True North

Studio Album by released in 2013
True North's tracklist:
True North
Past Is Dead
Robin Hood In Reverse
Land Of Endless Greed
Fuck You
Dharma And The Bomb
Hello Cruel World
In Their Hearts Is Right
Crisis Time
Dept. Of False Hope
Nothing To Dismay
Popular Consensus
My Head Is Full Of Ghosts
The Island
Changing Tide

True North review

Bad Religion know how to make punk rock

If you are thinking of recording a short, yet proper punk rock album with two-minute tracks, then you had better consult Bad Religion. The legendary American ensemble has recently reminded hard rock fans how good it is at doing work of this kind. Bad Religion’s sixteenth studio effort called True North will give a brief and clear description of the music these mature and seriously-looking men have always liked playing. Bad Religion issued this CD at the label of their own Brett Gurewitz. Brett, by the way, also did the production for this record and wrote many of the songs it contains. This man’s enthusiasm and contribution became a great motivation for the rest of the band who eventually made a very energetic and expressive album, the one good enough to join the best effort by this American outfit.

Urgent issues and genuine emotions on True North

Thirty five minutes and sixteen tracks: Bad Religion’s new songs are short like mottoes and sharp like swords. True North brings back the band’s trademark anger, dissatisfaction and indignation that have worn out, faded and weakened in the last years. Unlike many other performers of the same music, these guys not only say that they are sick and tired of everything and that the government must all together resign. Bad Religion call things what they really are and address particular problems, like that of corruption in Robin Hood In Reverse. Dept. Of False Hope unexpectedly turns its aggression towards listeners, the public, calling everybody to get their act together instead of waiting politicians to work wonders. Poignant Fuck You, one of the album’s fastest tracks, is just a wave of emotions of a man who goes through the same routine day in day out without standing a chance to get out of this mad circle where he is locked down by the system. Actually, Bad Religion’s lyrics have always been an indisputable advantage, thank to vocalist Greg Graffin, who has always stood out as a big master of word, which is an extraordinary thing for punk rock.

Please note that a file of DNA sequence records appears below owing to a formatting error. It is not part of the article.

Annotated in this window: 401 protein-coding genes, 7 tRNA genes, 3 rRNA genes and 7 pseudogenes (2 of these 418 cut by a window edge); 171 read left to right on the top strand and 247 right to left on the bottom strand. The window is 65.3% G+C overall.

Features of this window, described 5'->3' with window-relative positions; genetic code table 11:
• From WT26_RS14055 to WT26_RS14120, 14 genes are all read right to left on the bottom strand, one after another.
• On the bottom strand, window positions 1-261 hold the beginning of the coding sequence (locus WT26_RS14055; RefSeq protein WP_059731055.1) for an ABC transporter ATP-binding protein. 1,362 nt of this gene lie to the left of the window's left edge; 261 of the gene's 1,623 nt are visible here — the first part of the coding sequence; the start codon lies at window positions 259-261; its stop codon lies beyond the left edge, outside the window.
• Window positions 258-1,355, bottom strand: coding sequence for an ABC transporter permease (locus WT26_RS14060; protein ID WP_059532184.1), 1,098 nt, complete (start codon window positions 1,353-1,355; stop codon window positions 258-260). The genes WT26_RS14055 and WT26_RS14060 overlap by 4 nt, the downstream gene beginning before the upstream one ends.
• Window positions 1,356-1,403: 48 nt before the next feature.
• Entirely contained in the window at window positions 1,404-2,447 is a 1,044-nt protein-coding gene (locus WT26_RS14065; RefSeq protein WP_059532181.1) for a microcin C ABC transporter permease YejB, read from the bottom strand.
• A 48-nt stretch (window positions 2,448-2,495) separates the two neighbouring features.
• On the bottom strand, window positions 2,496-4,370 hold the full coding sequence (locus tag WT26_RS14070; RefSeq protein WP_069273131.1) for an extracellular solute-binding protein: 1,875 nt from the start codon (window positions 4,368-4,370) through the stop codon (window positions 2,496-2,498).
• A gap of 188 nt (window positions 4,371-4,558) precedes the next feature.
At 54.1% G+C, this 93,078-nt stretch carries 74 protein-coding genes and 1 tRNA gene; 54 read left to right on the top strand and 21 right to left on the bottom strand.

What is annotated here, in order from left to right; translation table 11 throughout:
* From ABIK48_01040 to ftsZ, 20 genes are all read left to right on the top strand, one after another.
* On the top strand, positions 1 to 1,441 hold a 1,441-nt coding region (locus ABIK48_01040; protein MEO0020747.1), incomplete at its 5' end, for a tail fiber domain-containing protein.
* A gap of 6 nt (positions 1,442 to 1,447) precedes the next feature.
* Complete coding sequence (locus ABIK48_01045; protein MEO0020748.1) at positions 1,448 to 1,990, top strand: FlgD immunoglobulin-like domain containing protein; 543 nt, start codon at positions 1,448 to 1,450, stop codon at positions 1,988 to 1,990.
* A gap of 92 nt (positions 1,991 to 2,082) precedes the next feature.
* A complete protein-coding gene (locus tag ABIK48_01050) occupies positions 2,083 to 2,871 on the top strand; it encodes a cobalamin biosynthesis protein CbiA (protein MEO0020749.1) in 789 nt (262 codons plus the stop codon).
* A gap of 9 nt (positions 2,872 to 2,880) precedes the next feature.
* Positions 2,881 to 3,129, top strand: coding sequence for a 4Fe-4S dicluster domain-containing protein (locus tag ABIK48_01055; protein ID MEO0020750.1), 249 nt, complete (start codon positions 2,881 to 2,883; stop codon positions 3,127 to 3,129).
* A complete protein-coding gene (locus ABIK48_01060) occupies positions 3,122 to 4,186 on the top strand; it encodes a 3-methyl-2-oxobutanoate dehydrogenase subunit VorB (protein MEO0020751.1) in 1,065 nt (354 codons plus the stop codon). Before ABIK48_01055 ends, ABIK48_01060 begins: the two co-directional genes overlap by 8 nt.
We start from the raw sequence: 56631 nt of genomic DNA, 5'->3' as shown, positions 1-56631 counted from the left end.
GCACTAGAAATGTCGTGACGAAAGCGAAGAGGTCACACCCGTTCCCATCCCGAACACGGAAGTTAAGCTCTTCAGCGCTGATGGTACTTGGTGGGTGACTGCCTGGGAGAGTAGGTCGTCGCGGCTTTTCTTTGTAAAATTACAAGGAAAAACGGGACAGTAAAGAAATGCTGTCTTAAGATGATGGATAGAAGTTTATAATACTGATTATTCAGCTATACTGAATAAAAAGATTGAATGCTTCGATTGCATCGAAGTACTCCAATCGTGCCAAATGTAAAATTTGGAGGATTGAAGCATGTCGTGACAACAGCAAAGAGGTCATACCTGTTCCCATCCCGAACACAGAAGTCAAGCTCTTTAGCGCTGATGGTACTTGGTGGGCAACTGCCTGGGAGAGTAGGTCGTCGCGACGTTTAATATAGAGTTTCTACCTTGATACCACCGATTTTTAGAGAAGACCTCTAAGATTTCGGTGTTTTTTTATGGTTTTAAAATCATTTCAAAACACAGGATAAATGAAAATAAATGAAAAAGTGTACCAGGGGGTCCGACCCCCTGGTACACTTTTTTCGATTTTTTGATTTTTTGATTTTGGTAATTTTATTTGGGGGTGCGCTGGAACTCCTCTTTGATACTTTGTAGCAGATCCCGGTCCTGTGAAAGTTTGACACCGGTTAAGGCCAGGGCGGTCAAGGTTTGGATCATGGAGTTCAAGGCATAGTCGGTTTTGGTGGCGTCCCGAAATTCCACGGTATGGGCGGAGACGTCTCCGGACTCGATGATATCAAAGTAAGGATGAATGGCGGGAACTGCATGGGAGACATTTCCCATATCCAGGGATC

The best punk rock can deliver

True North is, of course, punk rock, vibrant, malicious and uncompromising. Unfortunately. The genre has long buried itself under stereotypes, and most listeners are convinced (and not for the wrong reason)– that this music is elementary, predictable and completely devoid of any chances to evolve. Bad Religion, indeed, rely on the speed, their drummer’s physical fitness, and tried and tested chords in unsophisticated combinations which do not change much as times goes by. However, what else do you need to have a big time punk rock record? True North was not supposed to be an hour long, neither did its songs have to be full of frequent and mind blowing patterns, and the musicians did not have to play solos to the limit of human powers, either. Yet when you compare this record with the other Bad Religion albums, you will have no doubt that the musicians have not delivered anything as integral and solid in a long time. From start to finish, gnarling guitars and mad drums will drive these songs forward. The album ends before you know it. You will be hit by a train, crushed by an avalanche and knocked over by a tsunami, but once you come round you want to experience it one more time.

Alex Bartholomew (08.02.2013)
Rate review2.50
Total votes - 16

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